A Moveable Feast by Ernest Hemingway
A few of you told me to read this when I mentioned my affection for The Sun Also Rises. You were right.
As you may have noticed, I’m in Paris right now (I have eaten so much cheese.), so this book is a lovely accompaniment to the trip. I’m hoping to visit the Shakespeare and Company bookshop before I go, it still exists and looks comforting.
There were so many simple, perfect moments in this book. I underlined something on nearly every page about the truths of being a writer, the small pleasures of loving someone, the usually subconscious observations that form our impressions of people around us. Read it, you’ll see what I mean.
Some of the best parts of A Moveable Feast, by Ernest Hemingway:
Work could cure almost anything, I believed then and I believe now.
“But she does talk a lot of rot sometimes.”
“I never hear her,” my wife said. “I’m a wife. It’s her friend who talks to me.”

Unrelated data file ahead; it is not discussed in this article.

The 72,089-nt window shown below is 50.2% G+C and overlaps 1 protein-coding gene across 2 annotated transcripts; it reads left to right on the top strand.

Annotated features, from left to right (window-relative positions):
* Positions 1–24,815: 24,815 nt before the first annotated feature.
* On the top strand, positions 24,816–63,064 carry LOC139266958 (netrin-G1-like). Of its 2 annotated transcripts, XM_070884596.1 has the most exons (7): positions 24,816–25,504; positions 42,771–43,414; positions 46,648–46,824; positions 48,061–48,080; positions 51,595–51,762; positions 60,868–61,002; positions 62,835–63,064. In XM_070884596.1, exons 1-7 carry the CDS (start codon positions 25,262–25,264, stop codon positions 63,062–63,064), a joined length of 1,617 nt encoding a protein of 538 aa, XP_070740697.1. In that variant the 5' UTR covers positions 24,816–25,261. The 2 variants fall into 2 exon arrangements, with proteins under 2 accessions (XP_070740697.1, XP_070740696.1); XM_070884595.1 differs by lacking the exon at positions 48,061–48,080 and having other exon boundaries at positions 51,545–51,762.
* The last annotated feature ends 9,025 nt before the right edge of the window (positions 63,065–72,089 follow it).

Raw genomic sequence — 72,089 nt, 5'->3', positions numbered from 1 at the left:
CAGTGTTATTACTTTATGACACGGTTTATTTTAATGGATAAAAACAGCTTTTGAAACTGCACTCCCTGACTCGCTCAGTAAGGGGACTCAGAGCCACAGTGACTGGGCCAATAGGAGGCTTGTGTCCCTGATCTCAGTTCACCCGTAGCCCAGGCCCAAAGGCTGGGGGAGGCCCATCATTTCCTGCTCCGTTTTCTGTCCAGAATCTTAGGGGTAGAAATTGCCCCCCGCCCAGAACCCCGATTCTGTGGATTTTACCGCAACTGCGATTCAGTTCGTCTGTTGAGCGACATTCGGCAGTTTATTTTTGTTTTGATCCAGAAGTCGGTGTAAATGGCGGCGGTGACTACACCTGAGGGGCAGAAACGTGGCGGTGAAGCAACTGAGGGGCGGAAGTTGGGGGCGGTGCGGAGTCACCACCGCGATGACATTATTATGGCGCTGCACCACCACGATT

When spring came, even the false spring, there were no problems except where to be happiest.
We ate well and cheaply and drank well and cheaply and slept well and warm together and loved each other.
Paris was a very old city and we were young and nothing was simple there, not even poverty, nor sudden money, nor the moonlight, nor right and wrong nor the breathing of someone who lay beside you in the moonlight.
Then you would hear someone say, “Hi, Hem. What are you trying to do? Write in a cafe?”
Your luck had run out and you shut the notebook. This was the worst thing that could happen. If you could keep your temper it would be better but I was not good at keeping mine then and said, “You rotten son of a bitch what are you doing in here off your filthy beat?”
She was a difficult woman, over-plump, with brassy hair, and I thanked her.
For a poet, he threw a very accurate milk bottle.
I was getting tired of the literary life, if this was the literary life I was leading, and already I missed not working and I felt the death loneliness that comes at the end of every day that is wasted in your life.
“We’re always lucky,” I said and like a fool I did not knock on wood. There was wood everywhere in that apartment to knock on too.